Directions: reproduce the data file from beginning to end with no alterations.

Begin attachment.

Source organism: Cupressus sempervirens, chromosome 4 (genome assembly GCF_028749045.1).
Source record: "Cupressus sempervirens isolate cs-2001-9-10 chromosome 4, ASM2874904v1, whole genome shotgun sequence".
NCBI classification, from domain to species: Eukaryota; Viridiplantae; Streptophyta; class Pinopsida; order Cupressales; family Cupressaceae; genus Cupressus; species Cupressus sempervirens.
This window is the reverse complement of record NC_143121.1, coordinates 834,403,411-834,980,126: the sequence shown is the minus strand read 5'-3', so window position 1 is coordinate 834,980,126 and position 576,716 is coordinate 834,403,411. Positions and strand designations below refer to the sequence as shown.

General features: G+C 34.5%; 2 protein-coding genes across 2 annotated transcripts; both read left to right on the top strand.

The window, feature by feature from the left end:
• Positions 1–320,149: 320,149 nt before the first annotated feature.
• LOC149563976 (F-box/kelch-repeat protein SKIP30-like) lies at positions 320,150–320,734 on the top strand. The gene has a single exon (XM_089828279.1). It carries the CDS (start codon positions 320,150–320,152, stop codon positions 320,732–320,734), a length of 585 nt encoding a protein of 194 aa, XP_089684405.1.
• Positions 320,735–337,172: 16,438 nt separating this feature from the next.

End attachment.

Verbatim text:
Source organism: Cupressus sempervirens, chromosome 4 (genome assembly GCF_028749045.1).
Source record: "Cupressus sempervirens isolate cs-2001-9-10 chromosome 4, ASM2874904v1, whole genome shotgun sequence".
NCBI classification, from domain to species: Eukaryota; Viridiplantae; Streptophyta; class Pinopsida; order Cupressales; family Cupressaceae; genus Cupressus; species Cupressus sempervirens.
This window is the reverse complement of record NC_143121.1, coordinates 834,403,411-834,980,126: the sequence shown is the minus strand read 5'-3', so window position 1 is coordinate 834,980,126 and position 576,716 is coordinate 834,403,411. Positions and strand designations below refer to the sequence as shown.

General features: G+C 34.5%; 2 protein-coding genes across 2 annotated transcripts; both read left to right on the top strand.

The window, feature by feature from the left end:
• Positions 1–320,149: 320,149 nt before the first annotated feature.
• LOC149563976 (F-box/kelch-repeat protein SKIP30-like) lies at positions 320,150–320,734 on the top strand. The gene has a single exon (XM_089828279.1). It carries the CDS (start codon positions 320,150–320,152, stop codon positions 320,732–320,734), a length of 585 nt encoding a protein of 194 aa, XP_089684405.1.
• Positions 320,735–337,172: 16,438 nt separating this feature from the next.